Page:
College week gears students for future studyApr 26, 2021 11:07AM ● By Julie Slama
South Jordan Middle School student Emma Warne holds up candy she received after correctly answering a college trivia question. (Photo courtesy of Melanie Switzer.)
By Julie Slama | [email protected]
It’s a week of dressing up in college gear and decorating classroom doors of favorite universities, but it’s more than that, said a South Jordan Middle School counselor.
“College may be in a few years yet, but we want students to start thinking about it and what they may want to do in their future,” counselor Angie Burden said. “They may want to start researching what is required for that now.”
College preparation begins when students enter the school in seventh grade. They meet individually with counselors, and as they get to know one another, counselors write down students’ responses.
“We ask, ‘What college do you want to go to?’ and, ‘What do you see you want to do in your future?’” she said. “Then, we focus more on college and careers in eighth and ninth grades.”
Burden said that in those college and career ready meetings, they help students understand what colleges look for in student applications.
“They look at GPAs; how well students do in ACT and SAT exams; service they give; if they’ve taken AP (advanced placement), concurrent or honors courses; their work history; and their involvement in extracurricular activities,” Burden said. “Colleges want to see well-rounded students, those who are involved and giving service—not just those who are staying home to study.”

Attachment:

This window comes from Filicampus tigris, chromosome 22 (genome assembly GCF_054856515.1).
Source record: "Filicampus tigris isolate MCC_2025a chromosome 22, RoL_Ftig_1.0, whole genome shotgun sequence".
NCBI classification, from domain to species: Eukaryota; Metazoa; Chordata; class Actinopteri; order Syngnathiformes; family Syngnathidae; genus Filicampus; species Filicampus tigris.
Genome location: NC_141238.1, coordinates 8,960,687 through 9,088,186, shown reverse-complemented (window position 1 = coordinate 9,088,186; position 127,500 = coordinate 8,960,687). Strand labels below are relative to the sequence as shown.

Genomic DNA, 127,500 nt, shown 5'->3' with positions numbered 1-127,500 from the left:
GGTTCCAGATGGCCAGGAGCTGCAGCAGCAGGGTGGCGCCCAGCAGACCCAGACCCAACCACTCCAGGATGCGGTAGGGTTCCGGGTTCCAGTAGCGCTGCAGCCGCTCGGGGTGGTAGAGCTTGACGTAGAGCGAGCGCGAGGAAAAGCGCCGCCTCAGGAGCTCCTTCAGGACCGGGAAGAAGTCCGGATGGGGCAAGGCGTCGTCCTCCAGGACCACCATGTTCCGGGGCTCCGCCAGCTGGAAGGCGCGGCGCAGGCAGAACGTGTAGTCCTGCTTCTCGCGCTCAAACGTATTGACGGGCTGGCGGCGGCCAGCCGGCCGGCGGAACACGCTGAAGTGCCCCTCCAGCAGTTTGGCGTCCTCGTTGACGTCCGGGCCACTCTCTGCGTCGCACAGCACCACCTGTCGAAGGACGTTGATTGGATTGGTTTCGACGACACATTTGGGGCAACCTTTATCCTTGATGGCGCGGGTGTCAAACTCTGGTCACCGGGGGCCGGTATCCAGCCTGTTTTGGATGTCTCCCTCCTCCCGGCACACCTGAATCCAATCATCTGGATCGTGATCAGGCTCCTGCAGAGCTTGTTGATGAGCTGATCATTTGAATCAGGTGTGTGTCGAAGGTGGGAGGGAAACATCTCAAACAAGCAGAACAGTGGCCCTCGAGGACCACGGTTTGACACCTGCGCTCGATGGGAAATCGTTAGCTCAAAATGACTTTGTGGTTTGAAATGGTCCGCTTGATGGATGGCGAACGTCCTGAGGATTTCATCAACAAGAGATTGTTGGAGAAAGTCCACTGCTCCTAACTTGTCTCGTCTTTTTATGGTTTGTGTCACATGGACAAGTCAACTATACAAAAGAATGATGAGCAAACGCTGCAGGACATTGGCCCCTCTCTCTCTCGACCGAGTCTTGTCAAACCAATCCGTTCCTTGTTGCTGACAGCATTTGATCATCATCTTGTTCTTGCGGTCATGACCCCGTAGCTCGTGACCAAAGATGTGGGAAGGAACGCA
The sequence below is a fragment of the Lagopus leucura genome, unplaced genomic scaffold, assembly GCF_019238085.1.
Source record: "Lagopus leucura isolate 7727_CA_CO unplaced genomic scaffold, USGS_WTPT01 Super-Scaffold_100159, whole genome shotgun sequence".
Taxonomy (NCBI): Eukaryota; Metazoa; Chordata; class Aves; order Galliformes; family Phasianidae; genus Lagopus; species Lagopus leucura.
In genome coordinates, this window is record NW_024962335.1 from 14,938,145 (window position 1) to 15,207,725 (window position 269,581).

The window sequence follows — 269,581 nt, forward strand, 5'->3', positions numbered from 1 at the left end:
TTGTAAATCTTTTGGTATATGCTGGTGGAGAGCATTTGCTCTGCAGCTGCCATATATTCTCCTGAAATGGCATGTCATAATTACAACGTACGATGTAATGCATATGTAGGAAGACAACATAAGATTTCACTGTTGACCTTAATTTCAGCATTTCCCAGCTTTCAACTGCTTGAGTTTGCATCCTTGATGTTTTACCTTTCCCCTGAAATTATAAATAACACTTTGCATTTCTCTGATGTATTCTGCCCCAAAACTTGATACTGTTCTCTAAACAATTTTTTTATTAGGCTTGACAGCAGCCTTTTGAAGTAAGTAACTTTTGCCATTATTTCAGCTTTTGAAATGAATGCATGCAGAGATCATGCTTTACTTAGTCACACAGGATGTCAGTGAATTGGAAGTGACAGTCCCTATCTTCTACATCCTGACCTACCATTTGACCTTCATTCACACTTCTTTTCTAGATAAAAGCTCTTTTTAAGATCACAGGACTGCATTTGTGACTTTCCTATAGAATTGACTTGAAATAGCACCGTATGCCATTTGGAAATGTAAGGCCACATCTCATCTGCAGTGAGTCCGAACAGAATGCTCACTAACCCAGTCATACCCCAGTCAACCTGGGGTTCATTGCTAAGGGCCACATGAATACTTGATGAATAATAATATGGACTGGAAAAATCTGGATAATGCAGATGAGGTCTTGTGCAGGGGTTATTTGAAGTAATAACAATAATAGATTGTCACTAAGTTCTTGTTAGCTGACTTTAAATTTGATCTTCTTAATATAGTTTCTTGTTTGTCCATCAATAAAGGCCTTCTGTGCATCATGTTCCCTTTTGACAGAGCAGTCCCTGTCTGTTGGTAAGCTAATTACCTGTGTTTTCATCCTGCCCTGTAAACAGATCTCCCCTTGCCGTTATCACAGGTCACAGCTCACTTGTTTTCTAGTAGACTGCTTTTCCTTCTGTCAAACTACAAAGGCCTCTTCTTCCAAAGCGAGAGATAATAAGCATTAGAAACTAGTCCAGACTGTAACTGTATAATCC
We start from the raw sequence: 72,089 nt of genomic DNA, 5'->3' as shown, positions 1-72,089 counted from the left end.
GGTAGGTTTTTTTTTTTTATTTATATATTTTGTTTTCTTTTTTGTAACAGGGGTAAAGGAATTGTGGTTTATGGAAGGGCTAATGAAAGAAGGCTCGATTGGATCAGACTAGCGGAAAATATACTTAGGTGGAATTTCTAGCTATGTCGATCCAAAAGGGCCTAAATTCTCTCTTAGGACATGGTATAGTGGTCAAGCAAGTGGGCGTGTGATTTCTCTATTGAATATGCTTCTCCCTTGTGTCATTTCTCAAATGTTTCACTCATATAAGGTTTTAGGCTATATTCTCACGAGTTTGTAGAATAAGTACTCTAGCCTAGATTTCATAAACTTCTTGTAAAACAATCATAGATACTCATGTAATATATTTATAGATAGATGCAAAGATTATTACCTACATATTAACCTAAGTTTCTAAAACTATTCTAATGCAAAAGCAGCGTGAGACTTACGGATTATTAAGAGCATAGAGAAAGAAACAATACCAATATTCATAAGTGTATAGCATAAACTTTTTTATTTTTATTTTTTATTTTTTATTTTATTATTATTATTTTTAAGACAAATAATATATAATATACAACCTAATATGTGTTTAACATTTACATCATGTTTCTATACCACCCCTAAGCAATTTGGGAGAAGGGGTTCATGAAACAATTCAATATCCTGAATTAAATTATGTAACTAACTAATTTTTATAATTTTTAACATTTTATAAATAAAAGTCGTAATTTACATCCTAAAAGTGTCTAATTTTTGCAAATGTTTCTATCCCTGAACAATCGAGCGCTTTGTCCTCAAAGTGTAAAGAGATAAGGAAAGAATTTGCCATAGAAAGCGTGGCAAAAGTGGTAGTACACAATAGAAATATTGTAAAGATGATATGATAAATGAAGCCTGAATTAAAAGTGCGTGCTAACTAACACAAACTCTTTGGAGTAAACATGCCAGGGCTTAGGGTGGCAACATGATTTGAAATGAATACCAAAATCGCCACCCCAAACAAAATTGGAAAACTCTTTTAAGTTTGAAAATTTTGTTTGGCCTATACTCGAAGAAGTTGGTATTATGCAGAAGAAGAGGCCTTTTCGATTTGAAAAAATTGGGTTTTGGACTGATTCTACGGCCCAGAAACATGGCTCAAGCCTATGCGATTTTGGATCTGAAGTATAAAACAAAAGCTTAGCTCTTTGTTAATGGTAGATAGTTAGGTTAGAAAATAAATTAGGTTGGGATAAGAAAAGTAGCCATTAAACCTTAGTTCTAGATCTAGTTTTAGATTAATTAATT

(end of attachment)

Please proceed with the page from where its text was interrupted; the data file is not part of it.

During South Jordan Middle School’s college week from March 8 to March 11, students could compete in several lunchtime activities and games, including one about college trivia. They also were able to sign paper banners indicating which colleges they are considering attending.
“The kids see it like a signing day, so it’s kind of fun but meaningful,” she said. “Some see it sort of as a commitment since its written down.”
Throughout the week, students could accumulate points for their fifth-period class; winners were then celebrated.
However, all 1,300 students, including those who are online, had the opportunity to watch a video created by student body officer adviser Julia Ence, who interviewed several different professionals about careers. Students in person also could dress up as to what their future self may look like reporting to work.
While Burden recognizes that schools may not be offering their usual extracurricular opportunities during the pandemic, she said there are still ways to get involved and serve.
“Several church groups are still doing service and in some high schools; PLT (peer leadership teams) are classes, so they’re available for students to get involved and provide service,” she said.” Here we have ambassadors and SBO officers so students can get some leadership experience.” She added that South Jordan Middle School currently is planning to hold student body officer elections in April.
“We want to get students thinking about their future because what may seem far off is just around the corner,” she said.